In recent years and in large part thanks to the Internet’s capacity for disseminating information, various initiatives have emerged to bring the wider public to the field of knowledge, and whose access to such was restricted to specific spaces such as universities and libraries. Thanks to the worldwide web it is now possible to, for example, study a literature course while you ride public transport or choose other classes from prestigious academies.

However, in another sense, this trend has also led to an interesting change in the way such content is presented and offered to the public, who are in the difficult position of being reader and consumer. Although it is true that, on the one hand, a person can choose the content on the web that they are interested in and have time for, on the other hand this choice takes place within a field of cruel rivalry in which millions of brands, platforms, proposals and more elements compete for our attention. In this context, is it possible that a person would prefer to click on “instructive” content instead of the viral video of the day?

This is part of what Alain de Botton is betting on with his The School of Life project. De Botton, of Swiss origin, is one of the most noteworthy promoters of philosophy of our time and has even garnered the nickname of “pop philosopher” as he constantly seeks ways to bring the subject to people’s everyday lives.

In the case of The School of Life, the heart of the initiative are short videos produced for social networks, and which therefore imply at least two essential requisites: brevity and attractiveness. What needs to be said must be said promptly and clearly. And although it may seem unbelievable, this is possible with philosophy.

The videos are succinct but substantial presentations of the ways of thinking of philosophers such as Aristotle, Plato, Epicurus, Jean-Paul Sartre, Ludwig Wittgenstein and various others, all of whom were decisive in the development of the discipline. But not only that. In addition to their ingenious production of minimal elements, the ideas of these thinkers are expressed via a narrative that seeks to make them simple and accessible by a closer approach and familiarity, finding a point at which notions such “eudaimonia” and “doxa” or “private language” connect with our daily life, with our day-to-day relationships, and with the decisions we can take on a daily basis. Here’s Plato:

It is, in summary, a project that will not disappoint and is worth dedicating time and attention to, and we will no doubt be more whole as people after watching the videos.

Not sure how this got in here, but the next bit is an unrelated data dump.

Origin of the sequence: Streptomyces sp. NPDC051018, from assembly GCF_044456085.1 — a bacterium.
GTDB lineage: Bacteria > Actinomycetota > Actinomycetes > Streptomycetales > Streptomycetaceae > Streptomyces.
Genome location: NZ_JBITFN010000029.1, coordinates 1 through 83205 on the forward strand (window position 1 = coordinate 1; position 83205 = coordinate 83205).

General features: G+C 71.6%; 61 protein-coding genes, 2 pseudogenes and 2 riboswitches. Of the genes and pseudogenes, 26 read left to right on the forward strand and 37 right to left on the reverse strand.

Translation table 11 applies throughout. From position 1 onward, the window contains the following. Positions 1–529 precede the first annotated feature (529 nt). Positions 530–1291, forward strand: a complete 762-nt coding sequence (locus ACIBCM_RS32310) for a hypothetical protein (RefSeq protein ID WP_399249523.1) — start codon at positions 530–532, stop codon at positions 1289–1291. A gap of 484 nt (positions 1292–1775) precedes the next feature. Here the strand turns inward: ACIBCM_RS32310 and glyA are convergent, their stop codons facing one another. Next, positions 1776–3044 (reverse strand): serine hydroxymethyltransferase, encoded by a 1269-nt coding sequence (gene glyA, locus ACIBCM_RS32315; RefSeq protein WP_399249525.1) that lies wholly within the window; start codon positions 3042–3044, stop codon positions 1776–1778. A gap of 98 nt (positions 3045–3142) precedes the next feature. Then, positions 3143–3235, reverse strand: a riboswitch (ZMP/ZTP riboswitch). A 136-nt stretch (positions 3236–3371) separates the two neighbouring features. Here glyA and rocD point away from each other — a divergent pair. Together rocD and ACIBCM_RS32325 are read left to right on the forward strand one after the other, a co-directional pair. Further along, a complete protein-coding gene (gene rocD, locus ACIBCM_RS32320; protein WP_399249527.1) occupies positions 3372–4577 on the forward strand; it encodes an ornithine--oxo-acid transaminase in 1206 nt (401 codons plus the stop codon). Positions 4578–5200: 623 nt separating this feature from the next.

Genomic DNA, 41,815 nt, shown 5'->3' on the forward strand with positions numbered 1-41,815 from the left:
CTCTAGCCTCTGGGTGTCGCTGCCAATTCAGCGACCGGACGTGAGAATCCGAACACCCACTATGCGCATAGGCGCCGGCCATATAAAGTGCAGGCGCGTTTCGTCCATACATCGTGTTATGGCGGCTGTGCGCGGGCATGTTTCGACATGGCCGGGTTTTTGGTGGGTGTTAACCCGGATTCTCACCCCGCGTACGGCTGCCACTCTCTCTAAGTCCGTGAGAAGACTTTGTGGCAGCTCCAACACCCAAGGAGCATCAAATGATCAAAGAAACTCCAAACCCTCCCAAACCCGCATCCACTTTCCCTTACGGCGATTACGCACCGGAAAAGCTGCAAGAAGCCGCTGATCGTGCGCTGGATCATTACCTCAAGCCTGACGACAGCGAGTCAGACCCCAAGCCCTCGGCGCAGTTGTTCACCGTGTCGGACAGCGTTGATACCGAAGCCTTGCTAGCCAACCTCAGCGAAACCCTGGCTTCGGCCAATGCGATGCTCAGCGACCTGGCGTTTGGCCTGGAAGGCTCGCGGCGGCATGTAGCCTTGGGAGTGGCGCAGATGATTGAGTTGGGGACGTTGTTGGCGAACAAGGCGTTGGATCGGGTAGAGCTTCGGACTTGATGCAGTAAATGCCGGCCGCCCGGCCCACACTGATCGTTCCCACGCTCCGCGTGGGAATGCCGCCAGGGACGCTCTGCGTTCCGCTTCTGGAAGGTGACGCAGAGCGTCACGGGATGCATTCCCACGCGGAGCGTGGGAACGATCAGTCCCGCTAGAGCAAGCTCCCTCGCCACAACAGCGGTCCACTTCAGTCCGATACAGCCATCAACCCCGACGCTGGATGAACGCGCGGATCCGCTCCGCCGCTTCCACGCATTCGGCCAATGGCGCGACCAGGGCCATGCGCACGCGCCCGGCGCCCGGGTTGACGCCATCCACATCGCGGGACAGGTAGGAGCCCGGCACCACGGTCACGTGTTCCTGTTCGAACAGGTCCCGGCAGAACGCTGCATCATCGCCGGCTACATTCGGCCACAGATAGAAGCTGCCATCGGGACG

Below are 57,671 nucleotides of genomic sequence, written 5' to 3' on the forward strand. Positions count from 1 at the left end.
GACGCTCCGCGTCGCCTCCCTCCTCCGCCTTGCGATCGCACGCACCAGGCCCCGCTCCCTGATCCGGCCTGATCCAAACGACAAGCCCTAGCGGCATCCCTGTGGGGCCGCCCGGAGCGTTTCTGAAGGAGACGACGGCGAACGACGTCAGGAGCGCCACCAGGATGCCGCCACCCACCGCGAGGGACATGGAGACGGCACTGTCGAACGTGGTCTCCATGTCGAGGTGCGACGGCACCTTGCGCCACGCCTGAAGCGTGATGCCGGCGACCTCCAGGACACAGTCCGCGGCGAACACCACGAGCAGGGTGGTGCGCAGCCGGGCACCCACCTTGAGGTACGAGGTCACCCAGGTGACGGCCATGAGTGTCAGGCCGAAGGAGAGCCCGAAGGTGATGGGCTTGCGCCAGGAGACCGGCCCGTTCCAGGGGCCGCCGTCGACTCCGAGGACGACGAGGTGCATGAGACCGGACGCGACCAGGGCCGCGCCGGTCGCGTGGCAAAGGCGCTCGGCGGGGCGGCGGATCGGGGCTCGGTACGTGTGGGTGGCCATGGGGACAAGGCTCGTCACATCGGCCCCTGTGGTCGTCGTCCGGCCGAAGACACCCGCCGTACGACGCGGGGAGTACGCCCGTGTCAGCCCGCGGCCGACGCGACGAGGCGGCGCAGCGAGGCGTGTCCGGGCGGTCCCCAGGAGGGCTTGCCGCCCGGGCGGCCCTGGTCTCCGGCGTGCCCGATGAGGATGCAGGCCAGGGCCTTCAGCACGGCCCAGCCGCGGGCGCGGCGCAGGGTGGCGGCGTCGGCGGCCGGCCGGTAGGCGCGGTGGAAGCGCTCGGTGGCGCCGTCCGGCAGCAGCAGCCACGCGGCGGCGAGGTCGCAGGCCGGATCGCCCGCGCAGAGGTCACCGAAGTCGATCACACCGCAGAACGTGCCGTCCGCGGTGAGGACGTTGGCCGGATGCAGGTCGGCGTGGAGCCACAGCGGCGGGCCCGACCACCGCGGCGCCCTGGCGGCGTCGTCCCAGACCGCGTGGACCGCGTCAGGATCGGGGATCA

.

In recent years and in large part thanks to the Internet’s capacity for disseminating information, various initiatives have emerged to bring the wider public to the field of knowledge, and whose access to such was restricted to specific spaces such as universities and libraries. Thanks to the worldwide web it is now possible to, for example, study a literature course while you ride public transport or choose other classes from prestigious academies.

However, in another sense, this trend has also led to an interesting change in the way such content is presented and offered to the public, who are in the difficult position of being reader and consumer. Although it is true that, on the one hand, a person can choose the content on the web that they are interested in and have time for, on the other hand this choice takes place within a field of cruel rivalry in which millions of brands, platforms, proposals and more elements compete for our attention. In this context, is it possible that a person would prefer to click on “instructive” content instead of the viral video of the day?

This is part of what Alain de Botton is betting on with his The School of Life project. De Botton, of Swiss origin, is one of the most noteworthy promoters of philosophy of our time and has even garnered the nickname of “pop philosopher” as he constantly seeks ways to bring the subject to people’s everyday lives.

In the case of The School of Life, the heart of the initiative are short videos produced for social networks, and which therefore imply at least two essential requisites: brevity and attractiveness. What needs to be said must be said promptly and clearly. And although it may seem unbelievable, this is possible with philosophy.

The videos are succinct but substantial presentations of the ways of thinking of philosophers such as Aristotle, Plato, Epicurus, Jean-Paul Sartre, Ludwig Wittgenstein and various others, all of whom were decisive in the development of the discipline. But not only that. In addition to their ingenious production of minimal elements, the ideas of these thinkers are expressed via a narrative that seeks to make them simple and accessible by a closer approach and familiarity, finding a point at which notions such “eudaimonia” and “doxa” or “private language” connect with our daily life, with our day-to-day relationships, and with the decisions we can take on a daily basis. Here’s Plato:

It is, in summary, a project that will not disappoint and is worth dedicating time and attention to, and we will no doubt be more whole as people after watching the videos.

.

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